The starting shed for the time trial races at the Worlds is located at the intersection of Hess and <?xml:namespace prefix = st1 ns = "urn:schemas-microsoft-com:office:smarttags" /?>
Main streets in downtown
Hamilton. Once a rider descends the ramp he or she sprints for perhaps 30 metres before making a sweeping left turn onto
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For the riders
is a mixed blessing. It begins with a little descent ? a nice encouragement to start things off. But then it quickly rises until, at
Aberdeen, there is a sudden steep 200-metre climb up the Niagara Escarpment. This climb is proving to be the tougher of the two on the road and the long time trial courses.
But on Thursday, in sunny mid-summer weather,
smiled on racers and spectators alike.
Ontario cities of any size have a
), unlike James and
Main, the other two downtown thoroughfares where the racers go, is essentially a neighbourhood street. It is lined mainly with cottages and smallish houses, some of which go back to the middle of the 19th Century. In times gone by, this was a street of working people. Today, it has been somewhat gentrified and the middle classes have moved in.
The houses on
have for the most part smallish front gardens but many are carefully cultivated and quite attractive ? some have won prizes. Most have front verandas. Today, Queen Streeters sat out on their verandas and watched the racers and in between racers sunned themselves. Others opened lawn chairs on the sidewalk. Still others perched on stone or wooden garden walls.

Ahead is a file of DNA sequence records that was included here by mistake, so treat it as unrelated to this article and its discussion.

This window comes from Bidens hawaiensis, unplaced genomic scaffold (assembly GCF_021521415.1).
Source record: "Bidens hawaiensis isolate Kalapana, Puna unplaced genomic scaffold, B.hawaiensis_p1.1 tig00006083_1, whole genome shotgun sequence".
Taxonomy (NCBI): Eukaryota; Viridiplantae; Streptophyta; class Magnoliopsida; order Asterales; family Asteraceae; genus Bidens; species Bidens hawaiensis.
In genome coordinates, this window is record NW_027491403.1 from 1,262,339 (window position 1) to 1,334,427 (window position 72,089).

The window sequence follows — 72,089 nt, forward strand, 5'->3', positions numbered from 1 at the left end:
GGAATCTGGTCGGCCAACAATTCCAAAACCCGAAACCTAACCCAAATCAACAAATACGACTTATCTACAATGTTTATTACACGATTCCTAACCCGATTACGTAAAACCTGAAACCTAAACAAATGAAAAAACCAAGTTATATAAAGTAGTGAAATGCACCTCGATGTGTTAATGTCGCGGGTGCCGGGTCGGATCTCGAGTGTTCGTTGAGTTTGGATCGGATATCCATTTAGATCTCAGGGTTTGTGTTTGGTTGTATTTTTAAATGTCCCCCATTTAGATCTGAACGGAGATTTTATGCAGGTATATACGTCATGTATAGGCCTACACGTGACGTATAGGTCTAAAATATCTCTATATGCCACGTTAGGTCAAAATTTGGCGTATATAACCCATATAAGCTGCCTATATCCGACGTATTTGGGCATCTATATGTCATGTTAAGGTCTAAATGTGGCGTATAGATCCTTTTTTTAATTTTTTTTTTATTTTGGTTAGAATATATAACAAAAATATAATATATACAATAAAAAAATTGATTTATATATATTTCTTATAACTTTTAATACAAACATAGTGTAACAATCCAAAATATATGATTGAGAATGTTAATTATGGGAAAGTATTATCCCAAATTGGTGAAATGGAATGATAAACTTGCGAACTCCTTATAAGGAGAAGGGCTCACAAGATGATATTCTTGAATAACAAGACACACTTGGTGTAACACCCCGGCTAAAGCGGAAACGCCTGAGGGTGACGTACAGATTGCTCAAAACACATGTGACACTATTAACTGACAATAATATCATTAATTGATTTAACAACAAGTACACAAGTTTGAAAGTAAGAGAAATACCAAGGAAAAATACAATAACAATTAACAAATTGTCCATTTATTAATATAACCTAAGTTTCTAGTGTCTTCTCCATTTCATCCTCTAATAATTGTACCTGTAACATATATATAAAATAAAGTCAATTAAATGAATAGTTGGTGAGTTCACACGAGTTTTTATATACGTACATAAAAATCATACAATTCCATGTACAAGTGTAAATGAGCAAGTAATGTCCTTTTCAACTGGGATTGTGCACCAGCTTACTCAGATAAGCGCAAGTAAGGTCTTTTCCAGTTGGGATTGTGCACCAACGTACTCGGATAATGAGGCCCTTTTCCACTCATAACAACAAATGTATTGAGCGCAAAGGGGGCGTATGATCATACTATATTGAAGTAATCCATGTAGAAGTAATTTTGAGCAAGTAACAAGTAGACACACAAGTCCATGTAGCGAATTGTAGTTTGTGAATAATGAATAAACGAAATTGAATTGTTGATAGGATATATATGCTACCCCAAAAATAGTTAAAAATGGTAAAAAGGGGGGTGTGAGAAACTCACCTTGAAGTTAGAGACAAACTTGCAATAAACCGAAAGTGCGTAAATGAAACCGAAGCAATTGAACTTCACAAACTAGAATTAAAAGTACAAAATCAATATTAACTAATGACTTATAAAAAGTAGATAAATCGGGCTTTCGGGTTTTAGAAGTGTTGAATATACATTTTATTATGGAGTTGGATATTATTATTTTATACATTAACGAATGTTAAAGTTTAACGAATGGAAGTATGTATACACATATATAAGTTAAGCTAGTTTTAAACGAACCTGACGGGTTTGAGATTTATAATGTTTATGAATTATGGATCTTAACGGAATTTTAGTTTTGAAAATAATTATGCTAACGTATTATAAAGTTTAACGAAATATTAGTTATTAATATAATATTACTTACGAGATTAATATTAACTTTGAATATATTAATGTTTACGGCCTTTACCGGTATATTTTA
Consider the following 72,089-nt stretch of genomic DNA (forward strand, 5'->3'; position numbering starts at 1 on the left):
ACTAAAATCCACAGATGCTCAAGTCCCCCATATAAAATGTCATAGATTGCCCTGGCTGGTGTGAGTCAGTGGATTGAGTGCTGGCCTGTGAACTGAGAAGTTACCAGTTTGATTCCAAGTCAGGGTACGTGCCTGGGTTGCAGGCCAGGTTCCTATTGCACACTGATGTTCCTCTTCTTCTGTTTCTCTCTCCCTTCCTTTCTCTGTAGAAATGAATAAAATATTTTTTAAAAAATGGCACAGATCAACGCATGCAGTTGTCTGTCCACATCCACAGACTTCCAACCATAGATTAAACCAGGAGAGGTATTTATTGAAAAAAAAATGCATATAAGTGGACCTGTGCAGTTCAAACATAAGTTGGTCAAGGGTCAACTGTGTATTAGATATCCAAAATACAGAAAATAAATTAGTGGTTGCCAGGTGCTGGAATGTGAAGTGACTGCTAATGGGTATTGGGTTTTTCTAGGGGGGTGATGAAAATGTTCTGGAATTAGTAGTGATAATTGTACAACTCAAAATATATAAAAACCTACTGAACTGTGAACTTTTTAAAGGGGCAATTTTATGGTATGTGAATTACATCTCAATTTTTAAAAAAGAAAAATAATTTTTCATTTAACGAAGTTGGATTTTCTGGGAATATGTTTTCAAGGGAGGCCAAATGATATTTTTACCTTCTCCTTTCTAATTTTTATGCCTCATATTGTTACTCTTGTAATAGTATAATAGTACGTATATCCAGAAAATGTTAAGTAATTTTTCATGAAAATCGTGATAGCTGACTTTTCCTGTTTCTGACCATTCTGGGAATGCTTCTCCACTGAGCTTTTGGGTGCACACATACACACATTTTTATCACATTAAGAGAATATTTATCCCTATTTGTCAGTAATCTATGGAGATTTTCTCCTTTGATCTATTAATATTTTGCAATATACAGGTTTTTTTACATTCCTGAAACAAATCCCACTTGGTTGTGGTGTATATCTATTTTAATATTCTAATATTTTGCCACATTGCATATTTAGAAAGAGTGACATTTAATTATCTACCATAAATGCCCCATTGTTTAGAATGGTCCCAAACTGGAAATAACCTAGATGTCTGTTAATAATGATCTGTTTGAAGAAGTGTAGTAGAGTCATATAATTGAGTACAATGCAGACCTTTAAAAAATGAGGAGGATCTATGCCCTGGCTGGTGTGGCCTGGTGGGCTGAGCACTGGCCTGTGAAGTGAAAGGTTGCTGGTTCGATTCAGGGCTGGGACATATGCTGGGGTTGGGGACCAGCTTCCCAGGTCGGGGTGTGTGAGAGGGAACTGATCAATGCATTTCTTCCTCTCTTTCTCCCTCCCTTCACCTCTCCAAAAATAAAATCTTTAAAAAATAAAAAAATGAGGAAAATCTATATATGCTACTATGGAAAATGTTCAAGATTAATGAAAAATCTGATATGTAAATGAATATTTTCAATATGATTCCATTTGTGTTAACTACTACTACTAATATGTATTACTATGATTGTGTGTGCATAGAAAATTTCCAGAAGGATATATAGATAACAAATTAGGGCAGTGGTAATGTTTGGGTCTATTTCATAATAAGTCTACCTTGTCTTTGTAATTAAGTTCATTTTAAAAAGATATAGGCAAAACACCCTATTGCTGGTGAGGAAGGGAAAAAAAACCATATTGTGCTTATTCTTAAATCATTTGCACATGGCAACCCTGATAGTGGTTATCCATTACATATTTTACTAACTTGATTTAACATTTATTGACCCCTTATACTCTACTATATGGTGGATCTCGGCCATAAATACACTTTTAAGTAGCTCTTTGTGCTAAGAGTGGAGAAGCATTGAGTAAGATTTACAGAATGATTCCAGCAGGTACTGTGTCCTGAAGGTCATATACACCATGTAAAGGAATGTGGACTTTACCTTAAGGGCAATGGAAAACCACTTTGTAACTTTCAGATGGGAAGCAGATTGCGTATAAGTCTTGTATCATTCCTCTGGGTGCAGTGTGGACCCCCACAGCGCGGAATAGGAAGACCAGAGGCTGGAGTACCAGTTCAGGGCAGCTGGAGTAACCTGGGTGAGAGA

As an inquiring reporter strolling south on Queen towards the escarpment first came upon Wim van Bouen from Oosterwolde in central
Holland. She and her husband attend the Worlds each year. She likes
Hamilton more than most of the other locales. ?It has the ?Dutch Touch,?? she said, complimenting the city on its cleanliness.
Further up the street, one encountered Jeanine Creagh and Kathleen Filmore sitting on a little veranda. Creagh and her husband run a popular hair salon on
. She said their business had suffered because of the race because customers could not readily reach the salon by car. ?But this is worth it,? she said as racers streaked by her door.
Bill Kamphorst lives a few doors away. He, too, took in the racing from his veranda, which is perched up a light rise from the street. Kamphorst came to
Holland 40 years ago. As a young man he was involved in bike racing as a junior. ?I?m surprised they were able to bring it [the World?s] off, but I?m delighted.?
Across the street, one?s eye was caught by a lemonade stand ? proprietors: Maya Amoah, 7, Jude Amoah, 5, and Aydana Rimmer, 8. Proud moms hovered close by. The stand first caught a reporter?s eye during the Canadian Nationals at the end of June. If anything, the lemonade is better now.